Fairmont Butte

Fairmont Butte

  • <p>Tuff quarry on Fairmont Butte</p>
  • <p>1912 Mule team with aqueduct tunnels</p> <p>Photo: Los Angeles County Department of Power and Water</p>
  • <p>Ruins of the tuff quarry</p>
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To the north of the park, at the base of Fairmont Butte, is a tuff quarry. Tuff is compacted volcanic ash, not to be confused with tufa, which is calcium carbonate. Tuff can be mixed with cement to make concrete more "tough." This site was quarried for the construction of the Los Angeles Aqueduct, which runs underneath the valley just to the west of the Reserve. Under the leadership of William Mulholland of the Los Angeles Department of Water and Power, 5000 men worked for five years to complete the project in 1913.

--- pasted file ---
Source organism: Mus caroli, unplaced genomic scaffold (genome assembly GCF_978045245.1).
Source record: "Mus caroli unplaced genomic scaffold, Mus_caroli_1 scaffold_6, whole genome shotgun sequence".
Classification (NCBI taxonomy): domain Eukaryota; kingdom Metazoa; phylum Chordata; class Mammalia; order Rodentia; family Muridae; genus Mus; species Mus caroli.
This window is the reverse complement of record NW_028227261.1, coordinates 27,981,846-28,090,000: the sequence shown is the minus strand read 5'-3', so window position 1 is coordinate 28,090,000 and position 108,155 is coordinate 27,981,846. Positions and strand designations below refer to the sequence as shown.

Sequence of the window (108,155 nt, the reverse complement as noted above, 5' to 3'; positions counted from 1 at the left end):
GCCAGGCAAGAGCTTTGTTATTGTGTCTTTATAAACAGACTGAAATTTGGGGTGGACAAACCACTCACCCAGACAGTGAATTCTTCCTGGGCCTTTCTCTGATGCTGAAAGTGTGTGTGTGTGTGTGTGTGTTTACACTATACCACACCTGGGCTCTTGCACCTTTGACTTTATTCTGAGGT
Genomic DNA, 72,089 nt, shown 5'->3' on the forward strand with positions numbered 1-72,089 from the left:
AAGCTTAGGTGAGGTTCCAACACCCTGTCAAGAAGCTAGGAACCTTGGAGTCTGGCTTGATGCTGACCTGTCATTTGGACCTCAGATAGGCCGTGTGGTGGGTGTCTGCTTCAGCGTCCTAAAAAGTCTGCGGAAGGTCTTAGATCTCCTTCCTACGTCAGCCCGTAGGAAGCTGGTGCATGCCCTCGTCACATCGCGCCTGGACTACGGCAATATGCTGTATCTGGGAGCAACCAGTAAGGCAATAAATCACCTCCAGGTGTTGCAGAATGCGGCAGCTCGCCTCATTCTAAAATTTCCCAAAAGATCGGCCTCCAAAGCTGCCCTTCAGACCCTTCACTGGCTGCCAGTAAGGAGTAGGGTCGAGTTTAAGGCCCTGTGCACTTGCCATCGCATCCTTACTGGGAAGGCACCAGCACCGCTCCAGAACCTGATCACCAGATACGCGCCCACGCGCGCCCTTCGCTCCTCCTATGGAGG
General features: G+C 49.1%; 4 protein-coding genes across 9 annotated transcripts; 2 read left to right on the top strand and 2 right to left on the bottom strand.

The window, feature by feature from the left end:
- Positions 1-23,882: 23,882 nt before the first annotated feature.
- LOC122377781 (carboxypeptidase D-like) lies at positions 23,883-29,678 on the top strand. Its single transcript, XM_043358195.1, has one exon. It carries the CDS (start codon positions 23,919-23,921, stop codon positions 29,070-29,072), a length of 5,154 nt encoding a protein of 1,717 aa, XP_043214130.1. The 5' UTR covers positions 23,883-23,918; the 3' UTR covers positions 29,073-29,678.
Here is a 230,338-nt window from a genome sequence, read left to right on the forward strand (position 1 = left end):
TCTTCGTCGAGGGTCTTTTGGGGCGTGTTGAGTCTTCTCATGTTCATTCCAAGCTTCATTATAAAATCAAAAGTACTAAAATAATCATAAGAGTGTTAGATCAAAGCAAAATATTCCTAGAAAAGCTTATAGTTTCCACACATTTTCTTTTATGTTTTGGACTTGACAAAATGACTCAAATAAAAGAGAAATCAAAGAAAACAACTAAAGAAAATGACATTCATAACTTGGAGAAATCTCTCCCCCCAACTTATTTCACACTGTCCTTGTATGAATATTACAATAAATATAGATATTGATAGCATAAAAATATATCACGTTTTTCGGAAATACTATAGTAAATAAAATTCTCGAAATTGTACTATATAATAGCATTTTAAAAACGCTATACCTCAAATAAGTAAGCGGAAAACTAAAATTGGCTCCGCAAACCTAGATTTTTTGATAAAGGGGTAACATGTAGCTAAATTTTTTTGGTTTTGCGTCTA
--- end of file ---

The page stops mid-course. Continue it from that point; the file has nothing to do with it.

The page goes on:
The Aqueduct stretches 238 miles from the Owens Valley to Los Angeles. Los Angeles could not otherwise have exceeded a population of 500,000.

The 18’ tower atop Fairmont Butte was built for a wind generator in the late 1960’s, and was used for only one week before it was vandalized.

Please note, these areas of Fairmont Butte are private property.